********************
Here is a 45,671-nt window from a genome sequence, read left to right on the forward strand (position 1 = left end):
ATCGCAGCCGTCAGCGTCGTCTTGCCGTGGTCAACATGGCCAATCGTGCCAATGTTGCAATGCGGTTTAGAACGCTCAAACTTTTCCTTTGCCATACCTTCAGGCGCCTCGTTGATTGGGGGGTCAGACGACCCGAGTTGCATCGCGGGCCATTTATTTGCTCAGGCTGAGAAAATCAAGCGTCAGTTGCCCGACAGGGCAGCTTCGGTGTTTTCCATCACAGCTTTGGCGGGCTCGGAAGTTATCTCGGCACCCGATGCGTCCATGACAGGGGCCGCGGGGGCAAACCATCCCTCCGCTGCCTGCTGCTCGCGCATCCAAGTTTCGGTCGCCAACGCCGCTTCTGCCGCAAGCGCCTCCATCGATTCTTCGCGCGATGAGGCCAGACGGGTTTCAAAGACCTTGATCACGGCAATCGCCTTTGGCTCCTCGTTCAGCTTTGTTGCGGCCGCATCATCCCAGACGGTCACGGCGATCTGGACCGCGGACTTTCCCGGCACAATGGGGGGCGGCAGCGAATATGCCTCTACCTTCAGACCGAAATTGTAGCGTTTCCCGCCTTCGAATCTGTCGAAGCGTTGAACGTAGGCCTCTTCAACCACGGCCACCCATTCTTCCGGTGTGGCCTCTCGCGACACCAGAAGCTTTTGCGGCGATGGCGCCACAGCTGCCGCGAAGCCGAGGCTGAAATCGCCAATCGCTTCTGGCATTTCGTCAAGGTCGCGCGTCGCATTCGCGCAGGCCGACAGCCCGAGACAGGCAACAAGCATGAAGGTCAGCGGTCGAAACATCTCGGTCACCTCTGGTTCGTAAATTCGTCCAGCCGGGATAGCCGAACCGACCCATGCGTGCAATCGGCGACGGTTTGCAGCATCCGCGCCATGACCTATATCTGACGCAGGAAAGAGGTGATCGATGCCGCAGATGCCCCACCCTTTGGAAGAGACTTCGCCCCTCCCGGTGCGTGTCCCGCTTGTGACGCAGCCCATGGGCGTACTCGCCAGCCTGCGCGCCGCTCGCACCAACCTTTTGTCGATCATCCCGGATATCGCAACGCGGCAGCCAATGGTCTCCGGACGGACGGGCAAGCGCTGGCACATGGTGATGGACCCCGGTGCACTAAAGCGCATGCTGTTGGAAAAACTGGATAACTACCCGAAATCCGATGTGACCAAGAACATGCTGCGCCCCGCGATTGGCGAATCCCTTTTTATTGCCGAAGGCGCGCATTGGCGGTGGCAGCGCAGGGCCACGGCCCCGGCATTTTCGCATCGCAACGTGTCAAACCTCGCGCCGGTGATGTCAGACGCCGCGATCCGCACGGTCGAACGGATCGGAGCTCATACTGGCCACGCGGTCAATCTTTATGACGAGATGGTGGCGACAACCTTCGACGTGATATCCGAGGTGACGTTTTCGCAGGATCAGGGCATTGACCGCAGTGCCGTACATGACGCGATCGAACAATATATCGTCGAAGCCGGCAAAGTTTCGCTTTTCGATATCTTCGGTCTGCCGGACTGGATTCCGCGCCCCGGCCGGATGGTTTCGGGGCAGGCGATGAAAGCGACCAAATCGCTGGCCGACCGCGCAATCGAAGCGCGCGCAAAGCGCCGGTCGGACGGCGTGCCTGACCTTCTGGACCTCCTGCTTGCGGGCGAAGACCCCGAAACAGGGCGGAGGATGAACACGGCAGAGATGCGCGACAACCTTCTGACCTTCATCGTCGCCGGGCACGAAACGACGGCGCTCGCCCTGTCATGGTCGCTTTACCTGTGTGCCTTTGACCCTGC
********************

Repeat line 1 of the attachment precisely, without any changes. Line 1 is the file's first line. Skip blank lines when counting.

Here is a 45,671-nt window from a genome sequence, read left to right on the forward strand (position 1 = left end):